Wednesday, January 27, 2010

"Vecinos Silvestres" (Wild Neighbors) Part 2, Insects




If you have been following this blog, you know that living in a city here doesn't mean that I don't see wildlife in the neighborhood. When I found this moth dead on the floor today, I decided to post a few pictures of insect neighbors I have run across in the house and back yard. This moth does not appear remarkable until you consider its size. The wingspan of this specimen measures more than six inches/15 centimeters. They are nocturnal creatures, and sometimes end up in the house looking for shelter during the daylight hours, where they often die if I don't see
them and shoo them out. Due to this propensity, they are known locally by the Mayan name of X-majan naj (shma-HAN nah), which means prestador de casas, or house borrower. Due to their size, I have mistaken these moths in the dark for bats or lost birds. Although the coloring is not spectacular, the wings of these moths are beautiful, with a range of colors from black, through many shades of brown, gray and blue. I couldn't get a wings-spread picture of of this one because it was already dry when I found it.


These catarinas, or lady bird beetles, what we as kids used to call lady bugs, hatched on a plant in the patio. They are very tiny; the whole clump is no more than an inch/2 centimeters across. I watched them for a day or so, and they seemed to hang out by what apparently are their egg casings. Suddenly they were gone and I have never seen one with this color pattern again.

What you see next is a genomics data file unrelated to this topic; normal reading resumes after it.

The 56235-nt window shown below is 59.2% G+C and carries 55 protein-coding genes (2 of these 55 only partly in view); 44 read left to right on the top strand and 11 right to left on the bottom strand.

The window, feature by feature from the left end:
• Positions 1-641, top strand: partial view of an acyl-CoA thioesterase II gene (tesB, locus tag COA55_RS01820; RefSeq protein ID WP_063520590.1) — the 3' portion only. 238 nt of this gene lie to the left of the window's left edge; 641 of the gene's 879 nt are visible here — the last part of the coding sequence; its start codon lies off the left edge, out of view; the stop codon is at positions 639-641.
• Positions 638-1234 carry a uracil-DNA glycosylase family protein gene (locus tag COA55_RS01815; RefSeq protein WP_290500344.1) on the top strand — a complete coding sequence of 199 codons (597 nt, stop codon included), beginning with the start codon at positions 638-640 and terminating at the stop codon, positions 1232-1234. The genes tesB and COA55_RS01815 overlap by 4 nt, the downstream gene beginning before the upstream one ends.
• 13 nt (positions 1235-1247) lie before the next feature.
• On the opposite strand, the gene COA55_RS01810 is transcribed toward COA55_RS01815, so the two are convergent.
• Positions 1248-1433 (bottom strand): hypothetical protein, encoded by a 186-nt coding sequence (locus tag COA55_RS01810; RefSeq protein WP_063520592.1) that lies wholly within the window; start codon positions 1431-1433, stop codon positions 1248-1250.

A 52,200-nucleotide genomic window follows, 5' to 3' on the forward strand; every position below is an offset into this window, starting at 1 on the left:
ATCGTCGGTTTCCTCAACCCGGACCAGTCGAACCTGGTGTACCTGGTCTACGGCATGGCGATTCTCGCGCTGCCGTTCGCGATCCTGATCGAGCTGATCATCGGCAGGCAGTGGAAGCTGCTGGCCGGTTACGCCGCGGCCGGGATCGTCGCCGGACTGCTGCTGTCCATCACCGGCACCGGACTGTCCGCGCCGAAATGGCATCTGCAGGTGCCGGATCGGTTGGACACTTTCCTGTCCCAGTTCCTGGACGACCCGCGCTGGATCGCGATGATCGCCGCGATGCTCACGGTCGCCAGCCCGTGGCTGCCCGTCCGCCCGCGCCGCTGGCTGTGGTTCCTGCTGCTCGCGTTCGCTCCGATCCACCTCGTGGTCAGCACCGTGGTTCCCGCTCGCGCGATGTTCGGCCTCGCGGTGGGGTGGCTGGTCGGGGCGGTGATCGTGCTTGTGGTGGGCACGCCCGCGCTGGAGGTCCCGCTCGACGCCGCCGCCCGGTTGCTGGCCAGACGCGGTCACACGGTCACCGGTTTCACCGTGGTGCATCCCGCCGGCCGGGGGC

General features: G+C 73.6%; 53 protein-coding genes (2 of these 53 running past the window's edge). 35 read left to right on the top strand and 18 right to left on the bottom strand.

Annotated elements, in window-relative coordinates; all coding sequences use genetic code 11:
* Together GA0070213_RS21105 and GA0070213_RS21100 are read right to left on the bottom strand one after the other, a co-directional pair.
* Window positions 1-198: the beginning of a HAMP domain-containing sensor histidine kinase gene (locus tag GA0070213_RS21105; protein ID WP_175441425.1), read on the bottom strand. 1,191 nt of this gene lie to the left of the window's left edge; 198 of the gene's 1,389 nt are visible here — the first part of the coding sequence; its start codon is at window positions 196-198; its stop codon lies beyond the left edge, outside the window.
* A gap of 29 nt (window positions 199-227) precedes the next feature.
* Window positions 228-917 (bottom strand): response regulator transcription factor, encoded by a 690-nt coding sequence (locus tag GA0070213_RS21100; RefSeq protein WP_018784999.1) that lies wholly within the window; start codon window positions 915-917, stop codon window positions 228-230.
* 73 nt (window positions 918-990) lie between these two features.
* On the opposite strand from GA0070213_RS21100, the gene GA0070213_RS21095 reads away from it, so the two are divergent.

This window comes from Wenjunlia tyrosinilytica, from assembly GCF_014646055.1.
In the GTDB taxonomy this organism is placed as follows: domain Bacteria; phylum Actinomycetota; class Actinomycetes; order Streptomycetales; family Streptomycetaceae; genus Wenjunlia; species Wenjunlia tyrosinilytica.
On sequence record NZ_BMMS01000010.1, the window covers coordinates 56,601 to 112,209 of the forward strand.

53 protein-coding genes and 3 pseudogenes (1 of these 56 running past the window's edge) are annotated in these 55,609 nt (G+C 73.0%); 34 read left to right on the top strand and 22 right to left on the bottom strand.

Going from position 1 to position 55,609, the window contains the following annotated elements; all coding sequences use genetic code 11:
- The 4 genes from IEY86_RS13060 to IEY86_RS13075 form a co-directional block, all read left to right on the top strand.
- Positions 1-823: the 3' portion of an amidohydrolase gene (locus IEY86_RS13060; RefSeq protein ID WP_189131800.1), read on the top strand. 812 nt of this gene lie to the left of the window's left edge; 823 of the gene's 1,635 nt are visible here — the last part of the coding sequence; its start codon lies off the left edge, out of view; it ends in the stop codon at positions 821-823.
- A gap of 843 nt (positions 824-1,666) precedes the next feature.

Mariposas...butterflies. There are so very many butterflies, but they are very hard to photograph. This one rested on a small papaya plant long enough for me to get the camera and return.

These wasps are only one of the many varieties in the area. They form small colonies, where I estimate that they raise no more than one hundred young at a time. They don't rile easily, and I find I can normally brush them away without inciting an attack. One time, however, I was stung in the face when I began to hack away at some overgrown banana plants, hot having noticed a colony of these wasps among the leaves. I avoided most of the angry swarm by jumping in the pool until they had dispersed.


I saved my favorite photo for last. This milpies, or millipede, was dead on the walk outside the kitchen one morning, of no apparent cause. It looked so perfect that it resembled one of those fake rubber worms we used to scare each other with as children. It took very little time for an army of black ants to show up and, working in perfect unison, begin hauling it away.

I'll write about more of my wild neighbors soon.

2 comments:

  1. I also got stung, or perhaps bitten by a wasp when I was trimming a tree down in Merida. A few days later, my neighbors decided to burn the grass in their overgrown yard and the smoke made the wasps depart. I ran out with the clippers and finished the job. If I do it again, I'll be sure to make some smoke.

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  2. Hunting for a photo of the gigantic moth that attacked Larry last night in Merida, crashing his head into a lamp post and nearly knocking him senseless.... this photo on Google images, and then to find it's from you, Marc. Sweet.

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